Id.Putting all this information together, allows the FDA to “perform signal identification” – that is, to see the “red flags” that plaintiffs love to assert (inevitably with the basis of hindsight) in product liability litigation.

Expedited EAR safety review can be sought by industry “who believe data they are submitting to FDA might constitute ‘new safety information,’” or by the FDA on its own initiative, whenever  it “determine[s] that it is in possession of ‘new safety information’ from all the resources available to it.” Id. at p.2.  Once an EAR is commenced, the Agency must act quickly:  The industry proposal did not presume to specify the exact time, but it is intended to be quite short – “days,” not weeks or months:

FDA must make a decision on the appropriateness of a label change within XX days (or sooner if FDA determines the circumstances warrant more expedited action). During that XX‐day period, FDA engages the NDA and ANDA holders in discussions regarding the potential for a label change.  Once FDA determines whether a label change is required, FDA immediately notifies the NDA and all ANDA holders of the decision. If the decision is to implement new labeling, NDA and ANDA holders implement the change within 30 days (or sooner if FDA determines the circumstances warrant more expedited action).


Thus, the EAR proposal sets deadlines for results as well as reporting.  It contrasts mightily with the existing Changes Being Effected process for branded/innovator drugs, where “new” is not as precisely defined and where the FDA acts, or doesn’t act, however and whenever the agency decides on a case-by-case basis.  Nor does EAR have the inherent tendency towards confusion as in the FDA’s proposal. EAR would eliminate even the possibility of disparate labeling and different manufacturers of bioequivalent products will never have to guess (with possible “devil take the hindmost” litigation consequences) whether or when to submit changes via CBE, or what those changes should say:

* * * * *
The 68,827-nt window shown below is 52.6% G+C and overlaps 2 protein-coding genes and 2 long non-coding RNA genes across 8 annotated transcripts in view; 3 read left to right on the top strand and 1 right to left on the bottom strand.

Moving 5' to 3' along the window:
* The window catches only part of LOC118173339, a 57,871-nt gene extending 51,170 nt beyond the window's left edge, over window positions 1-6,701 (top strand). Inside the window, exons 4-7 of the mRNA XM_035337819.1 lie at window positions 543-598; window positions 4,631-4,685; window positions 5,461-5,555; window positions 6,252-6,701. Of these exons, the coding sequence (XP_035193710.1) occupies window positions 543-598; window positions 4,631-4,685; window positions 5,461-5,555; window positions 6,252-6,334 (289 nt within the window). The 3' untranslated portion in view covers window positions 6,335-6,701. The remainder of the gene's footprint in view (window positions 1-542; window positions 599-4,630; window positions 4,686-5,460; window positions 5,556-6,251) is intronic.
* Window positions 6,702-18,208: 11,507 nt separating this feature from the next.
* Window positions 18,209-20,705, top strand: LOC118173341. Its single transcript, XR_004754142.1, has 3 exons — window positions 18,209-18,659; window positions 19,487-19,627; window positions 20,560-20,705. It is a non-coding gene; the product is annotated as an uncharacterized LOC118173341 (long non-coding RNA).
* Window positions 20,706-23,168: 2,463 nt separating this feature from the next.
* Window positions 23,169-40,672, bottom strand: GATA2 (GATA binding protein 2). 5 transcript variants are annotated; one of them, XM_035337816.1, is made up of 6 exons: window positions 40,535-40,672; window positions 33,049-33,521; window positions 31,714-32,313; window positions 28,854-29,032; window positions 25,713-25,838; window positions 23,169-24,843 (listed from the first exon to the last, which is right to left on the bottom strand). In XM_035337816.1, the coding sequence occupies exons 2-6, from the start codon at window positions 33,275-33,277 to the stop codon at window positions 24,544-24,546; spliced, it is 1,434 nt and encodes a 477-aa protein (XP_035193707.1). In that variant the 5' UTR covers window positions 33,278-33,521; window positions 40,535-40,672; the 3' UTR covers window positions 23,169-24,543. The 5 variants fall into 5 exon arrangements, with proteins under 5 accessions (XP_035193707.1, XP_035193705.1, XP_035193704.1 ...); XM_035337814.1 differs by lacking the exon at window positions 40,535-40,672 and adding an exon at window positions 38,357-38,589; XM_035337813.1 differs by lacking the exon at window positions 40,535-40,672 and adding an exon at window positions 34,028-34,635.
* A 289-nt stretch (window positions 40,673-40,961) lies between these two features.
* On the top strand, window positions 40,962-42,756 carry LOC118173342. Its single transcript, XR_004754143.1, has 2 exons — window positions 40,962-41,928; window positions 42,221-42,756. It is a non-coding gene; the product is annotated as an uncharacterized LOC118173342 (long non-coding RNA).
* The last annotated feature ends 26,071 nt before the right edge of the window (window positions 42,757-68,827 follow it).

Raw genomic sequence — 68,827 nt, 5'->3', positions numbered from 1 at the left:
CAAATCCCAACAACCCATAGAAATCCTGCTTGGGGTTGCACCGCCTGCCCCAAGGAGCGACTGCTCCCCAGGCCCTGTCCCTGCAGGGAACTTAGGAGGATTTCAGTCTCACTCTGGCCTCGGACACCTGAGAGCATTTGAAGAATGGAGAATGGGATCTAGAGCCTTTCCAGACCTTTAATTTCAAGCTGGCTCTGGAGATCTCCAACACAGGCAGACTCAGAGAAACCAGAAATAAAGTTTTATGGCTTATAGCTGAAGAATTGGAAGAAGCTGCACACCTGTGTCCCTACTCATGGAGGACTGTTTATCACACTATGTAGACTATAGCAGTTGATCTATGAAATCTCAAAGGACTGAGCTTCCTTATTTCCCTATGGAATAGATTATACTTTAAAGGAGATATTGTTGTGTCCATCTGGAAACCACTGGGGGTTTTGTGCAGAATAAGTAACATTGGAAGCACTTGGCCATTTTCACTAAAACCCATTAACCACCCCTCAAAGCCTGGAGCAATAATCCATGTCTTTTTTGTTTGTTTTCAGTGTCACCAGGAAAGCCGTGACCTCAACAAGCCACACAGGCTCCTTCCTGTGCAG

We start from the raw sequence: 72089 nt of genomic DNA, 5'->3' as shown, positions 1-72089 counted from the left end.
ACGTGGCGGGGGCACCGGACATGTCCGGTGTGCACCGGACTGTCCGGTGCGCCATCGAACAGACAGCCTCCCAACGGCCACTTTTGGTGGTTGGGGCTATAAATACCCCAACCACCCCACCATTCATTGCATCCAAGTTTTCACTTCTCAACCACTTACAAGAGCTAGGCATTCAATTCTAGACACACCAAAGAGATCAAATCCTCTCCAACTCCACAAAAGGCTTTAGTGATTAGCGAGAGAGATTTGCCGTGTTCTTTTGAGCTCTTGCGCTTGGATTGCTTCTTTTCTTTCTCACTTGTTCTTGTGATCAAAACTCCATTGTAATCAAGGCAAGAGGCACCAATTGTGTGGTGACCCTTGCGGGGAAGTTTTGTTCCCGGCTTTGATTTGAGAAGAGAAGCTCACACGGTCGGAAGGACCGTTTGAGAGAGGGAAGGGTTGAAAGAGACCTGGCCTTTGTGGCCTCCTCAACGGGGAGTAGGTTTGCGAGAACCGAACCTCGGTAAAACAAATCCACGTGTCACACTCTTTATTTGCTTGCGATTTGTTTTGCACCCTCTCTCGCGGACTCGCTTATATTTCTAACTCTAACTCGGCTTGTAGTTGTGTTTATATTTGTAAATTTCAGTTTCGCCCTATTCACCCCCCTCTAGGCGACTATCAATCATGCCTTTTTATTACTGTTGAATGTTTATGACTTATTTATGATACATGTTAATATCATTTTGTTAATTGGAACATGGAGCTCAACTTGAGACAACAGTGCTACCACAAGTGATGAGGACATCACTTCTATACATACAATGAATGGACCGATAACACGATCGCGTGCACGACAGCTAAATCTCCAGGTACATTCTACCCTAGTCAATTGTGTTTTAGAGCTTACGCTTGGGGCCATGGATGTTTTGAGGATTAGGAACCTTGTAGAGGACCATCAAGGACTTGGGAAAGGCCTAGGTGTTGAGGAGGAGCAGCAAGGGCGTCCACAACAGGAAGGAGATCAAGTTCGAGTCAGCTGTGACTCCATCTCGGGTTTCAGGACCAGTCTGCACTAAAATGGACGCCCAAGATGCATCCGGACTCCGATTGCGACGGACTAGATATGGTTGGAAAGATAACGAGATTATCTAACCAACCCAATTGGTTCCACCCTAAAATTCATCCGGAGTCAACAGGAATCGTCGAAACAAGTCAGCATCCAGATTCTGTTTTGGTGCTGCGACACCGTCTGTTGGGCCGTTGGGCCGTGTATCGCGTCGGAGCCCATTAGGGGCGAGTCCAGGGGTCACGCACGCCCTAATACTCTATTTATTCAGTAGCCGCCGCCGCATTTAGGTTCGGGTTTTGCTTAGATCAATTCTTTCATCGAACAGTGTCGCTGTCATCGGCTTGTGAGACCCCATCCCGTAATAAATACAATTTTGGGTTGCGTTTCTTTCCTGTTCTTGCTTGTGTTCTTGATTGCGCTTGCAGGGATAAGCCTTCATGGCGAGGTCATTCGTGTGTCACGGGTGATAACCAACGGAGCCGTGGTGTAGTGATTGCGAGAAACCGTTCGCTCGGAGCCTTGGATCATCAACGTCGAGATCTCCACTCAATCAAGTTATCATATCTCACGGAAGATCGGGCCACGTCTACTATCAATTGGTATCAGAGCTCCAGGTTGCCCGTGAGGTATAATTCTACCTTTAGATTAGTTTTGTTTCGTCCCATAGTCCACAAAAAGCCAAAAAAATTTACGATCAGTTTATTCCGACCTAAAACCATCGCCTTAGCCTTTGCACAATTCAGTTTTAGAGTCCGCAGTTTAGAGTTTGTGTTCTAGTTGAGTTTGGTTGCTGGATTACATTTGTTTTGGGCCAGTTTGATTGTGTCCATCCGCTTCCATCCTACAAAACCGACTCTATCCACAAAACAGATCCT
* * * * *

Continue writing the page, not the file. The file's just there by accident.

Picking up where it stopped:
If FDA determines through a review of all available safety data that a labeling change is required, FDA informs the NDA and ANDA holders of the content of the final labeling language immediately (within 15 days) and instructs the NDA and ANDA holders to update their labeling within 30 days via e‐labeling.


We have always been in favor of what we’ve described as a “high regulation, low litigation” model for ensuring the safety of prescription medical products.  While the FDA isn’t perfect (as its generic labeling proposal alone demonstrates), compared to the cost and uncertainty of litigation almost any type of administrative action is far preferable.  EAR would be a significant step towards this goal, as replacing the ad hoc CBE process for label changes with a single procedure for all drugs backed by FDA mandate would overturn Levine rather than Mensing and allow preemption to clear most of the lawyers (on both sides of the “v.”) out of the drug labeling process.

EAR – (1) It ensures that safety decisions are based on all available information, not just the slice that any individual company has.  (2) It’s consistent with the statute, and thus within FDA’s power to adopt, without years of legal haggling.  (3) It would eliminate discrepancies that the Supreme Court criticized between FDA generic and branded/innovator drug label change procedures.  (4) It would replace current confused and free-for-all system for branded/innovator label changes with strict deadlines and mandatory revisions. (5) It would reduce litigation. For all of those reasons, it should be adopted, but, for the same reasons, probably won’t be by the current FDA.